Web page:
The Isle of Philae, viewed from the north

EDWARD LEAR (1812-1888)

The Isle of Philae, viewed from the north

1854 to 1867 England

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Edward Lear journeyed along the River Nile in January and February 1854 and, of all the scenery and ruined temples which he saw, it was Philae which impressed him most. He was captivated by the magic vistas, and the extraordinary quality of light in and around the area.

He wrote to his sister Ann on 7 February, 1854 ‘it is more like a real fairy-tale island than anything else that I can compare it to. It is very small and was formerly all covered with temples of which the ruins of 5 or 6 remain. The great temple of Isis is so extremely wonderful that no words can give the least idea of it’. A few days later he wrote again to Ann that Philae was ‘the most romantic....I shall never forget the ten comfortable days I passed in my chamber.’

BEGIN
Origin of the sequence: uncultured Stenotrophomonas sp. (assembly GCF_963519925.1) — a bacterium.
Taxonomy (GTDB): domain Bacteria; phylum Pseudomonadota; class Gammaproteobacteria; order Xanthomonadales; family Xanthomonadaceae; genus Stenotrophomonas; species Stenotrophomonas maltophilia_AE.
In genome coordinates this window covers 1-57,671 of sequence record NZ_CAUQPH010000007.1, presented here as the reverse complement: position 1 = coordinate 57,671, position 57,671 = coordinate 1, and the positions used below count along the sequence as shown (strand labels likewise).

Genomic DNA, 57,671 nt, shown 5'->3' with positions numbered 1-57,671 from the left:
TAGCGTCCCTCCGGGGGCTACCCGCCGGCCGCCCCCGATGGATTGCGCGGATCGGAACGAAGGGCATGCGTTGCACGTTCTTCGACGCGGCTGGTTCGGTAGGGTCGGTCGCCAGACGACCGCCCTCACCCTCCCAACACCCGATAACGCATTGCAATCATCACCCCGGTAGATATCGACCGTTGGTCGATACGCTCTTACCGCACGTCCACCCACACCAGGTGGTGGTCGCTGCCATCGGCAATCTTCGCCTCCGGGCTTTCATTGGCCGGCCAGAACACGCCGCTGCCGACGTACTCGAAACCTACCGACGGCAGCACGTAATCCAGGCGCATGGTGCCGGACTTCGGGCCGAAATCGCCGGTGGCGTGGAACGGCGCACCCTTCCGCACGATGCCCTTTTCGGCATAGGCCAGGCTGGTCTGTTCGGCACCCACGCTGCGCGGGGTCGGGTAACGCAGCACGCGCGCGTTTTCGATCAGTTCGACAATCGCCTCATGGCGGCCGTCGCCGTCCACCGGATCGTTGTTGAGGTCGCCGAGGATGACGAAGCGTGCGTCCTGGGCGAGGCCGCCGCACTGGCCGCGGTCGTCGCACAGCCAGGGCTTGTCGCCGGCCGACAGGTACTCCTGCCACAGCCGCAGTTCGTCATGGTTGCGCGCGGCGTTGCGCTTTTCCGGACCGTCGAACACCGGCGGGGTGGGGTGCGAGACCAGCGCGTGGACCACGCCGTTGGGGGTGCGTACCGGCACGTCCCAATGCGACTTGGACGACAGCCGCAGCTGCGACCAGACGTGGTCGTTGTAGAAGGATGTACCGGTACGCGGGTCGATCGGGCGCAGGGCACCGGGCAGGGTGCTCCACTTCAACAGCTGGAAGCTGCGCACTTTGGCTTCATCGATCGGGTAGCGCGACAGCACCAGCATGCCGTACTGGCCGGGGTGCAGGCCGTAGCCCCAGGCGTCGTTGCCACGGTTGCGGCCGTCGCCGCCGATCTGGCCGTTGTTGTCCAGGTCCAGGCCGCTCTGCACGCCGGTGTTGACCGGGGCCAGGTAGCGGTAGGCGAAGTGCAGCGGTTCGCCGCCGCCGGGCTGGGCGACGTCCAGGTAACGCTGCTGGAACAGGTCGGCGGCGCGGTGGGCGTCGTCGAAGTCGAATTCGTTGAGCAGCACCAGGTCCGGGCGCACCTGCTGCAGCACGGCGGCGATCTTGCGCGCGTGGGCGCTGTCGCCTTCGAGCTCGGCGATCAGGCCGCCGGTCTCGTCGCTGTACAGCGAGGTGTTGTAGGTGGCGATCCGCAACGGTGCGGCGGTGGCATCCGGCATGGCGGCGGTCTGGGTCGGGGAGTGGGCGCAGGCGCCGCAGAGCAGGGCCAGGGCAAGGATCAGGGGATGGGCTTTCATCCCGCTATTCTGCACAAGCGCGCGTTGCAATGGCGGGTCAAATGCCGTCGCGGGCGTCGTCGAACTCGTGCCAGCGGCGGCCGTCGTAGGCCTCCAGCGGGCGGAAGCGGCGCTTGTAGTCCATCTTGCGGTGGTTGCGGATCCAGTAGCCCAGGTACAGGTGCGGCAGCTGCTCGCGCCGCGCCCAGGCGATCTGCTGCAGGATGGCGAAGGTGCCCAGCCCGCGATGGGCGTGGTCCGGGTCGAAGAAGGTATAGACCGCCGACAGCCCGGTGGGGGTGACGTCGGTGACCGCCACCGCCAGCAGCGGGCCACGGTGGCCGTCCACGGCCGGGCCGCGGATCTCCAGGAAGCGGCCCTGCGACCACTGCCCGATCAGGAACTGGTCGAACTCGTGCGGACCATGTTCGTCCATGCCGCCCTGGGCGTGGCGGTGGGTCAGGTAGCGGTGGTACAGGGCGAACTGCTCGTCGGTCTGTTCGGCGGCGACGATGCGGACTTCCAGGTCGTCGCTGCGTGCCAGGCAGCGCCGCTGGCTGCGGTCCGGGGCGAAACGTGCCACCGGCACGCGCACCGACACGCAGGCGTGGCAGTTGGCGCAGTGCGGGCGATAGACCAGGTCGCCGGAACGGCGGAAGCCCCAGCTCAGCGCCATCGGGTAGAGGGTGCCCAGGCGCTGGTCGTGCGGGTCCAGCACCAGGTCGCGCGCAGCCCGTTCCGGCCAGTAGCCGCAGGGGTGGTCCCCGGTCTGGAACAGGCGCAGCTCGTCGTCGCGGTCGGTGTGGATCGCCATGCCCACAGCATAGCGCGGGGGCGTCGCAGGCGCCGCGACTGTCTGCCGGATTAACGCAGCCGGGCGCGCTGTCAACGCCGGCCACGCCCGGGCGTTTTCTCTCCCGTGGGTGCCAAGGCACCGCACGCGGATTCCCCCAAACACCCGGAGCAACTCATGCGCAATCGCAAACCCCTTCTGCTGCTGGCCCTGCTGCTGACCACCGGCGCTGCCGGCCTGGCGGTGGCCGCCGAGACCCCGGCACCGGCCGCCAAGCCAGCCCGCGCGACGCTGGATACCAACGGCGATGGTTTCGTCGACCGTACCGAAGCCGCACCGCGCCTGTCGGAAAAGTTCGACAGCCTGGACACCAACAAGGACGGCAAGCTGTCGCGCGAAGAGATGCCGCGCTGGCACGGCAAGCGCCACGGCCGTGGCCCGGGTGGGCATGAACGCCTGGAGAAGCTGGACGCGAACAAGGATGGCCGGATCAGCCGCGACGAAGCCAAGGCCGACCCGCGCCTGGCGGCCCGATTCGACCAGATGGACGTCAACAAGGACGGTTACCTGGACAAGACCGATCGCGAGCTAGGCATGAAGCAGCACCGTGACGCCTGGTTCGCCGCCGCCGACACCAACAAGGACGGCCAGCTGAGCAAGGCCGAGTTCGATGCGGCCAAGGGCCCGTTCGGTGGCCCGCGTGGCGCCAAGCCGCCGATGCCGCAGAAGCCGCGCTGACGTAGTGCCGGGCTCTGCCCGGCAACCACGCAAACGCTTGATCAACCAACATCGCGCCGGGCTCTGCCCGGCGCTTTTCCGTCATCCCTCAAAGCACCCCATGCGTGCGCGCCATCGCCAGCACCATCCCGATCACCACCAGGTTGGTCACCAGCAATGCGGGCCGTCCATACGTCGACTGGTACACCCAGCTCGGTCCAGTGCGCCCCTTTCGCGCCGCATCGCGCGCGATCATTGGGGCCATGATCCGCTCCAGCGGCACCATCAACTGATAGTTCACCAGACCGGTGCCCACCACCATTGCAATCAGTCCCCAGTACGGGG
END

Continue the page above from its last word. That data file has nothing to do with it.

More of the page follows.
Lear took part in expeditions up the Nile in 1854 and 1867. He depicted Philae in countless watercolours and a number of oil paintings from varying points. In the present work, drawn by the island’s setting rather than just its antiquities, he focused his attention on the huge boulders and the light effects on them and the water surface.

Lear was not alone in finding the island of Philae the most attractive of Egypt’s ancient sites. Its beauty was eulogised by the many other tourists who visited it in the nineteenth century. In recent times the complex was dismantled and relocated to a nearby island in connection to the UNESCO project following the construction of the Aswan Dam.

This canvas has long been in a private collection in France.
- Agnews, London
- Private Collection, France
Dimensions
Height 34.00 cm (13.39 inches)
Width 52.00 cm (20.47 inches)
Medium
Oil on canvas
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